Sun's future up in the air after talks with IBM break down

Struggling vendor could seek another buyer if IBM deal is dead -- or try to survive on its own

The next step for Sun Microsystems Inc., after its apparent failure to reach an agreement with IBM on an acquisition, is to continue looking for a buyer, change its management - or just keep plugging along and pretend that nothing ever happened.

In terms of a sale, it's entirely possible that Sun could attract bids from Cisco Systems Inc., which is trying to move into the server business, or Fujitsu Ltd., which makes servers based on Sun's Sparc technology, or even Hewlett-Packard Co., as part of its perpetual market-share battle with IBM.

Another option is overhauling Sun's management in response to the company's continuing revenue decline and the reported collapse of the talks with IBM. There are even rumors that CEO Jonathan Schwartz could be replaced by chairman and co-founder Scott McNealy, who stepped aside as CEO and was replaced by Schwartz four years ago this month.

But Schwartz was McNealy's protégé, and the latter has publicly supported Sun's overall strategy under his successor.

Then there's the pretend-nothing-happened-with-IBM approach. Sun continues to develop new products and is expected to release its 16-core Rock processor later this year - albeit more than 12 months behind the original shipment schedule.

The company has done well sales-wise with the line of servers based on its UltraSparc T2 processor, which is showing revenue growth, as well as with its x86-based systems. But Sun isn't doing well enough, with revenues dropping nearly 11% in the last quarter and layoffs continuing under a restructuring plan announced in November.

The problem is that for now, no one really knows what Sun plans to do next - and so what's to motivate corporate users to continue buying new hardware from the company?

Despite the current climate of uncertainty, some customers will keep investing in Sparc systems because they have a commitment to the Sun architecture and changing to other technologies would be difficult, said Nathan Brookwood, an analyst at Insight64 in Saratoga, Calif. He pointed out that the phase-out of HP's Alpha processor, acquired via that company's acquisition of Compaq Computer Corp., lasted nearly a decade because of continuing demand from users.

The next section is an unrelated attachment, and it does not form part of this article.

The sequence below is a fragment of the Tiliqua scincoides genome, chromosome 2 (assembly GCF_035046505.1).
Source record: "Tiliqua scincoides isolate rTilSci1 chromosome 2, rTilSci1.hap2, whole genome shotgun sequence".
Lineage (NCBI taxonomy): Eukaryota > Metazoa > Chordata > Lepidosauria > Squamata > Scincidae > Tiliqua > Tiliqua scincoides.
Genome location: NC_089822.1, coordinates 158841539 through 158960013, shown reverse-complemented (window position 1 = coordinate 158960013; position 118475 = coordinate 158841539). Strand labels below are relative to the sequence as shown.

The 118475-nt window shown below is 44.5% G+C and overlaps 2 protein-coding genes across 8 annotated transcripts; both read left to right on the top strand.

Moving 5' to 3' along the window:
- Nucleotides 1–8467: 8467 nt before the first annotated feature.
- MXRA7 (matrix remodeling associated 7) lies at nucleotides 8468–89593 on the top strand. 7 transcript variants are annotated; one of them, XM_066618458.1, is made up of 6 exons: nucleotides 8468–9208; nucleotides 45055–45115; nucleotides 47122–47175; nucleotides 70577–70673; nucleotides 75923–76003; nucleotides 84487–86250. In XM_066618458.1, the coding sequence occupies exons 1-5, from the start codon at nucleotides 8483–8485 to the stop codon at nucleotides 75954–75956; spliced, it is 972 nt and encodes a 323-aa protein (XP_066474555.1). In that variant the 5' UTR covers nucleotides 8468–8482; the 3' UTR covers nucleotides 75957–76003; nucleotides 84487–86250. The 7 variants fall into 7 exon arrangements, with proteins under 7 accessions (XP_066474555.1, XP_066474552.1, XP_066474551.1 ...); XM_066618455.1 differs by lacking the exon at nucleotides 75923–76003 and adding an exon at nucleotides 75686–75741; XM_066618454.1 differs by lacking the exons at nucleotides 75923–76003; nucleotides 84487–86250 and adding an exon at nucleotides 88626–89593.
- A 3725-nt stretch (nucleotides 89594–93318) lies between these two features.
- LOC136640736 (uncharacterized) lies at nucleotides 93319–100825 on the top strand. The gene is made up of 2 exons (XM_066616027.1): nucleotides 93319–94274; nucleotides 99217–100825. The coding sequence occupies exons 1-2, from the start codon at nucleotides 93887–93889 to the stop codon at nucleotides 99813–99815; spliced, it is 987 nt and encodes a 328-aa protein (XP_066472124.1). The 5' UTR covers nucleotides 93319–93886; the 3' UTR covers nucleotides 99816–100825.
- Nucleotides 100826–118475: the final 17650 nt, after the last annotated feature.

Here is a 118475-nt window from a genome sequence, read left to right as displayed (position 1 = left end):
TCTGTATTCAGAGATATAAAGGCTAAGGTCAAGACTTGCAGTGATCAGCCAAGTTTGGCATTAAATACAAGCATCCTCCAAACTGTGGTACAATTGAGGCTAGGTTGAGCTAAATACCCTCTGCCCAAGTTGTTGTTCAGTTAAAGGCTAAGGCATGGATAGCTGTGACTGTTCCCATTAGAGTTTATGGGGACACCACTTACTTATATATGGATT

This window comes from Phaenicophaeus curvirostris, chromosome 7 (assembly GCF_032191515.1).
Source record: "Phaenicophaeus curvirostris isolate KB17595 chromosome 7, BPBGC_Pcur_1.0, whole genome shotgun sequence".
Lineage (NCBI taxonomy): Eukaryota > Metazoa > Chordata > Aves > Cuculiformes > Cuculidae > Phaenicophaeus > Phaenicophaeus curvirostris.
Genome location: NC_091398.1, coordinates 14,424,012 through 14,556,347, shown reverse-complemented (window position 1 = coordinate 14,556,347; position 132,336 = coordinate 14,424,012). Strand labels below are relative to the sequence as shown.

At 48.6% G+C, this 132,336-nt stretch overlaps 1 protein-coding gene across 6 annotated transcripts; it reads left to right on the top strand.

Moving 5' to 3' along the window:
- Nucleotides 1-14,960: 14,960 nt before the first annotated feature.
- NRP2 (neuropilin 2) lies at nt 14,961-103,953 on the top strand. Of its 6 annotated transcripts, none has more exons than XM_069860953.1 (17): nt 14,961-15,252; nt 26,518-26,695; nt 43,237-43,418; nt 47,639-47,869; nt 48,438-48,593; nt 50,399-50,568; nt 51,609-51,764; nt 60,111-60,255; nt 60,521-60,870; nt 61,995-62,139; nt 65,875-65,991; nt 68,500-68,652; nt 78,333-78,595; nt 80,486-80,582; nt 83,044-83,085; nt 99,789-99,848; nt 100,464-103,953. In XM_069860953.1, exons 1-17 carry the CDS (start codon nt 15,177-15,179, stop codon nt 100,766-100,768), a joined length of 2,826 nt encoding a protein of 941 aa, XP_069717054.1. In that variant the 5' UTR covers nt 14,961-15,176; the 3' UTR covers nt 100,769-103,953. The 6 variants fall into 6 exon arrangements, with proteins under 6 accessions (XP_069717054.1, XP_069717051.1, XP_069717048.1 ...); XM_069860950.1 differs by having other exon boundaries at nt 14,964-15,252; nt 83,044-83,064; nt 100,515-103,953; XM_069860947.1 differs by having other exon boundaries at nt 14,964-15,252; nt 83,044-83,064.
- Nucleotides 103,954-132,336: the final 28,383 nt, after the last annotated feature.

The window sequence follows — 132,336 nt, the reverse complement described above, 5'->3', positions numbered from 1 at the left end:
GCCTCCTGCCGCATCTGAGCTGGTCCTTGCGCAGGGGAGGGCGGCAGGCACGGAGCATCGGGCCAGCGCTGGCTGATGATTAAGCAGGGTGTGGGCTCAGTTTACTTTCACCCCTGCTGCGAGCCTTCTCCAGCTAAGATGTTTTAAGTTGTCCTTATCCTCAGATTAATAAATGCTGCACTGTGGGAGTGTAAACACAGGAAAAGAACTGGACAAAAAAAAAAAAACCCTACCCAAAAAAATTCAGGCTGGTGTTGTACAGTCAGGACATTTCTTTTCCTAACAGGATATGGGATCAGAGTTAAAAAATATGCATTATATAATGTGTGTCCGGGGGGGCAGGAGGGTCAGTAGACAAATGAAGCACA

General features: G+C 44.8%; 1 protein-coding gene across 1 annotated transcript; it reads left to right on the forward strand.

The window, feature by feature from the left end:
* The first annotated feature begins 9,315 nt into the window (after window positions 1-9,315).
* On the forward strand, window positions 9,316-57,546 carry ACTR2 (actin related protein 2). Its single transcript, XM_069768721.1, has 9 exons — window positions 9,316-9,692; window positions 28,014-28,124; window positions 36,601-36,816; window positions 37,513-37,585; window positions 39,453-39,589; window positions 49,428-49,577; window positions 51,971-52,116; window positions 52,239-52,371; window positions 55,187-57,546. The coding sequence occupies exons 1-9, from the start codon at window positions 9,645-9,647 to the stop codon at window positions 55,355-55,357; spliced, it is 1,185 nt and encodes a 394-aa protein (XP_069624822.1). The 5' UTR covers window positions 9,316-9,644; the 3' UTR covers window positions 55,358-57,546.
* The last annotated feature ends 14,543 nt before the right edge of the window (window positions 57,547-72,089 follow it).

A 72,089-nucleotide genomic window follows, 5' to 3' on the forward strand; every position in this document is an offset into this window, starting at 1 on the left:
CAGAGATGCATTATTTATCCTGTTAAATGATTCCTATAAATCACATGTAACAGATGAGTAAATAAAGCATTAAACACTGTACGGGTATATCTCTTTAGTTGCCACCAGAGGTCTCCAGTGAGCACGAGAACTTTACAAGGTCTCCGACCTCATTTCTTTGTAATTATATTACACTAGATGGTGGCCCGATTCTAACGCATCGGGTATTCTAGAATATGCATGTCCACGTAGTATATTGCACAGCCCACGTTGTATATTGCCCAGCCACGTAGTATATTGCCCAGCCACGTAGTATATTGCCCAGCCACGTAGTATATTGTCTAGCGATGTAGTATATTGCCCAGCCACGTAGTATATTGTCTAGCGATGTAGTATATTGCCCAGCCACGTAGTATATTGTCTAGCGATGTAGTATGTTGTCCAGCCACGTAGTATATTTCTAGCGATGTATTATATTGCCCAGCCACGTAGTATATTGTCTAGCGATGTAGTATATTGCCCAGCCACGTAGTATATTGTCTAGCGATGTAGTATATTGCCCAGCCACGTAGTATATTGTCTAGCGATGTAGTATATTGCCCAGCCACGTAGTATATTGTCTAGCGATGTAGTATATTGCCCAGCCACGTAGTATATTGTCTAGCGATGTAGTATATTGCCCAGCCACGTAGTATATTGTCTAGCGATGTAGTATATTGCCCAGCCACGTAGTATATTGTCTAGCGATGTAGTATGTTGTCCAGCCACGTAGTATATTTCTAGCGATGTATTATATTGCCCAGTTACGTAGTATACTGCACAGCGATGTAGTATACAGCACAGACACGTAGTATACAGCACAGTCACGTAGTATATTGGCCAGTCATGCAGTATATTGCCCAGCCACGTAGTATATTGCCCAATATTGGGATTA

But Rich Partridge, an analyst at Ideas International Inc. in Rye Brook, N.Y., said that new customers in particular might hold back on making any purchase commitments to Sun until the company's future plans are more clear.

Ditto for Judith Hurwitz of Hurwitz & Associates in Newton, Mass.: "In down markets, people run for safety," she said. "They want to go with companies they feel safe with."

Forrester Research Inc. analyst James Staten said that even before the acquisition talks with IBM began, many Sun users already were thinking about Linux and x86 servers as an alternative platform to Sparc machines running Solaris. Moving to a new platform "is a center-of-mind question question every three months among Sun customers," Staten said.

And regarding the Rock processor, Staten said that he isn't certain whether it will be able to compete against IBM's Power 6 processor or the latest Xeon server chips that Intel Corp. released last week.

Even if that turns out to be the case, Sun's Sparc user base is likely to remain attractive to IBM or other vendors. "I think most people would agree that their installed base of customers is a valuable asset," Brookwood said. And forcing those users to move to a new hardware architecture would only anger them, he added.

As for Schwartz, he has "a lot riding on showing growth [for Sun] or showing an exit strategy," Staten said. "And neither one has come through."

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